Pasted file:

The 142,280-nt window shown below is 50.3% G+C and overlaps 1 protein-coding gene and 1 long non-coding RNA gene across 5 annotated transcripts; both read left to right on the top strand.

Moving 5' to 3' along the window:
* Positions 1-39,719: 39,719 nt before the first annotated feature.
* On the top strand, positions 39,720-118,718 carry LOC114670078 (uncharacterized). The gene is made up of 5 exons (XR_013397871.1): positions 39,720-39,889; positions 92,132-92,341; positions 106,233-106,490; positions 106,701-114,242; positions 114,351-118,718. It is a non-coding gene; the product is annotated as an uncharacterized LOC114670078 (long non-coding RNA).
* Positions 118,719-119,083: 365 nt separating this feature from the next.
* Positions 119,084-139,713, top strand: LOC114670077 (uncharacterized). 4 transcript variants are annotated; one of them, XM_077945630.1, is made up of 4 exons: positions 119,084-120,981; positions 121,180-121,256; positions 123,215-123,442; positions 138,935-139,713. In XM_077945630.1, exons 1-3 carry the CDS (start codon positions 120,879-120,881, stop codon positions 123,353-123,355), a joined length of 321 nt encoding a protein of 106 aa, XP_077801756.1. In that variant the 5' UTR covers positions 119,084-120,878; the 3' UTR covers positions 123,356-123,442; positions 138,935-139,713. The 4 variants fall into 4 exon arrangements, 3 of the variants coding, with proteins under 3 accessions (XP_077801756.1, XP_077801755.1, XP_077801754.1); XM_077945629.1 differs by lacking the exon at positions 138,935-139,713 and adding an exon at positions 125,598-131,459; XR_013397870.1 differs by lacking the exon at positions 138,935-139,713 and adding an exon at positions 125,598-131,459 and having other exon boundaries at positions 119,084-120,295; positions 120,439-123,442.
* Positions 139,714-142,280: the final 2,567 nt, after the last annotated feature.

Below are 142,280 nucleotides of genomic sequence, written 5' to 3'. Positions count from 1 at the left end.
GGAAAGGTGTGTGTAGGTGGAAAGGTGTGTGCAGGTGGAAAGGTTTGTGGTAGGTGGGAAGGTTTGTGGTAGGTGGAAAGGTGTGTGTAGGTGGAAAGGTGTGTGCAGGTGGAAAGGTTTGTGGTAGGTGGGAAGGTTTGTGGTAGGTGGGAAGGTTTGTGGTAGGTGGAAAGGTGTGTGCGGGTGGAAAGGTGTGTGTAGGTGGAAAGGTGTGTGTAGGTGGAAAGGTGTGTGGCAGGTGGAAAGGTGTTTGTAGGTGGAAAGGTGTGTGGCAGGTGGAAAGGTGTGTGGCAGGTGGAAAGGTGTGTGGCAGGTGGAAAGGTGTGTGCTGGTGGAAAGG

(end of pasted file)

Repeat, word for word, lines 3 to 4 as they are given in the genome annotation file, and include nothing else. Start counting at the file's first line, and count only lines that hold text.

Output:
* Positions 1-39,719: 39,719 nt before the first annotated feature.
* On the top strand, positions 39,720-118,718 carry LOC114670078 (uncharacterized). The gene is made up of 5 exons (XR_013397871.1): positions 39,720-39,889; positions 92,132-92,341; positions 106,233-106,490; positions 106,701-114,242; positions 114,351-118,718. It is a non-coding gene; the product is annotated as an uncharacterized LOC114670078 (long non-coding RNA).